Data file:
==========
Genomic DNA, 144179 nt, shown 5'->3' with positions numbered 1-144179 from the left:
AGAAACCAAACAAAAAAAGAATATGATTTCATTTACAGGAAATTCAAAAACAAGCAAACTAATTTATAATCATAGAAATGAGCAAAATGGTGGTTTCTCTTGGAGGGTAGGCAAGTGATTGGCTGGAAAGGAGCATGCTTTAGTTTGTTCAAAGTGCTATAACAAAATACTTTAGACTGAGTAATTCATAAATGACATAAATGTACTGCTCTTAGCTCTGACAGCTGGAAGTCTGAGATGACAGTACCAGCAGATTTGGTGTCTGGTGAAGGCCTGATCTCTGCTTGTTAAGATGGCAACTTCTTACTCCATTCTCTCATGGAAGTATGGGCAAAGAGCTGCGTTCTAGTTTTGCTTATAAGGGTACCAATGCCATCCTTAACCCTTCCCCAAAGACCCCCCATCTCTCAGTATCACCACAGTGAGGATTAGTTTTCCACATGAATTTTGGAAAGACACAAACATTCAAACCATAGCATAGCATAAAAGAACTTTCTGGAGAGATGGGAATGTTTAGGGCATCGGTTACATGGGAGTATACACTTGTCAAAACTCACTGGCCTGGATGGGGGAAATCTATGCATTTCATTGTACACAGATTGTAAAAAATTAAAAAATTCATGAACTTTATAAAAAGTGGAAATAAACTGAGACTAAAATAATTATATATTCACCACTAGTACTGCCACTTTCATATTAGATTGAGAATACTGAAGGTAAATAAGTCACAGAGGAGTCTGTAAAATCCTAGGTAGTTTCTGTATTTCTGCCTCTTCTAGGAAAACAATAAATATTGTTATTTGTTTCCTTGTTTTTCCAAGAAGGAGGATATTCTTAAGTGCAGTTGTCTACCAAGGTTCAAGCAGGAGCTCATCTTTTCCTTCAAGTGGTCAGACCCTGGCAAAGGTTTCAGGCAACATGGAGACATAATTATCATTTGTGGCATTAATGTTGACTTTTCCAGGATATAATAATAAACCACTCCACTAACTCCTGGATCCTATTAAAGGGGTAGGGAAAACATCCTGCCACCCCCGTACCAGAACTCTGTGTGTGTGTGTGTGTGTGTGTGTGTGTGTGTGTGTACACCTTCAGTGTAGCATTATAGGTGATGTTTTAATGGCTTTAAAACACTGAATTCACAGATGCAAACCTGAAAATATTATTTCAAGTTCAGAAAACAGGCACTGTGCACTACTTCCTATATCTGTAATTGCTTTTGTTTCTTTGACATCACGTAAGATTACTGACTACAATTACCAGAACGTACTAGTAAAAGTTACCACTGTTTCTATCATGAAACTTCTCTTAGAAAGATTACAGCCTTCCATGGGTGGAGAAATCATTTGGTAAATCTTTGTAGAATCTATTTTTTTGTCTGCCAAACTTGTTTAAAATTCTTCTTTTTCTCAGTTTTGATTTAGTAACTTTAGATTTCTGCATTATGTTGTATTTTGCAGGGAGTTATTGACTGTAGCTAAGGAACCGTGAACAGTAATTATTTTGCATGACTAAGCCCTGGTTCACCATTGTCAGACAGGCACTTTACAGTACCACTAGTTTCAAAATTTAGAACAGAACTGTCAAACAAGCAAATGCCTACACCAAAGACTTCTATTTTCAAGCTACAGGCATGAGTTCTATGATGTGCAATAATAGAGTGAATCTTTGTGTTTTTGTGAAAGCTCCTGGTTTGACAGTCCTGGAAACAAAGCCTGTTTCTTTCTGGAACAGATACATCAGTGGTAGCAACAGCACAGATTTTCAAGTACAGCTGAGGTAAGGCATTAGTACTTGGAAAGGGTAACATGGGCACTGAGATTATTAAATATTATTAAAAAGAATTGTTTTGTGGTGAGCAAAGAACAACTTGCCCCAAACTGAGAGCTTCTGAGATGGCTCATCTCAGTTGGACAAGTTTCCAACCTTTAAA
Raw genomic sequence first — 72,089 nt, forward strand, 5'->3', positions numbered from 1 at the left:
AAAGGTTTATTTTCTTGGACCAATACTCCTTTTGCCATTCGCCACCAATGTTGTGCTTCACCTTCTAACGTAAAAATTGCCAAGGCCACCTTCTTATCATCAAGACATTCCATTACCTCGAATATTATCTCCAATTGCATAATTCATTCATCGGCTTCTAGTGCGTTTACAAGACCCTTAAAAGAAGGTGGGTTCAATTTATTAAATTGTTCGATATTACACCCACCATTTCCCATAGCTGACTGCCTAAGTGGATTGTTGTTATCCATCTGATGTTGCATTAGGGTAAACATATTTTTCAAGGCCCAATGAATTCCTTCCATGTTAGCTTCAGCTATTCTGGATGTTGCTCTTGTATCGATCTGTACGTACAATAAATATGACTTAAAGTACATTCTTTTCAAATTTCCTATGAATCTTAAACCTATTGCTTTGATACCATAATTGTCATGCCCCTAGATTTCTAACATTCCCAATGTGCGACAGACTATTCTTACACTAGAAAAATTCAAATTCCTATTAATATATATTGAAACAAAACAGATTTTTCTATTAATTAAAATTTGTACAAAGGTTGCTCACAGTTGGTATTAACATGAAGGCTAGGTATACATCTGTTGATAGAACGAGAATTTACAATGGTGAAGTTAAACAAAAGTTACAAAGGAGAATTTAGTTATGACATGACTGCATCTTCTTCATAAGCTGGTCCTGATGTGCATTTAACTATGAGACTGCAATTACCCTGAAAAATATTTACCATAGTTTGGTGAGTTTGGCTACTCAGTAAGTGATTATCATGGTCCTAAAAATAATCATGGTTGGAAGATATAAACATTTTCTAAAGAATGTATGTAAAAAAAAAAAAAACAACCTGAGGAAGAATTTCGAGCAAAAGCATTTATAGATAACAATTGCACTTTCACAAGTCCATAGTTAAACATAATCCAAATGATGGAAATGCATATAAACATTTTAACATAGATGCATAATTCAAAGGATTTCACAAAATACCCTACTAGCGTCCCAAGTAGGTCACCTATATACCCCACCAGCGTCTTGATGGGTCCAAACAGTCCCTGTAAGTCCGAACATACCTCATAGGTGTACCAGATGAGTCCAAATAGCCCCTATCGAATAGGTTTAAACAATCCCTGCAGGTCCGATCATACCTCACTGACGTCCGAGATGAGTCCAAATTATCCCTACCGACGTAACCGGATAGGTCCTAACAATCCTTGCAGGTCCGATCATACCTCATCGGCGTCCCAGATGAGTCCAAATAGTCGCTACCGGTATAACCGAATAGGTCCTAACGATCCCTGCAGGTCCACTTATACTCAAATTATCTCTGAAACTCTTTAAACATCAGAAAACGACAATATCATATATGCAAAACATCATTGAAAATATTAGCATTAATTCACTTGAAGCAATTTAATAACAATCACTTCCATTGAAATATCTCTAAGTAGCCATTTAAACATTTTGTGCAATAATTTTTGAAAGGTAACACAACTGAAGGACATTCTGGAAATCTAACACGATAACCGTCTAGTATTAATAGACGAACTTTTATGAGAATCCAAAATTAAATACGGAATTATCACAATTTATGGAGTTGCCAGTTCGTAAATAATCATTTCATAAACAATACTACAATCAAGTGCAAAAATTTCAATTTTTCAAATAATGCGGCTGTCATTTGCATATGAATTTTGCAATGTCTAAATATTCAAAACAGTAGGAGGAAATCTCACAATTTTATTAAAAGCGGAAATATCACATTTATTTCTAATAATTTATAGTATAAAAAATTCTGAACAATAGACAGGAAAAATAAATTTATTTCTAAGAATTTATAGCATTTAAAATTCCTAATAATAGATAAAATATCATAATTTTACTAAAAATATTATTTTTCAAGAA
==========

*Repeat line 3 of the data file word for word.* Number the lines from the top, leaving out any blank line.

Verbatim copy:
Raw genomic sequence first — 72,089 nt, forward strand, 5'->3', positions numbered from 1 at the left: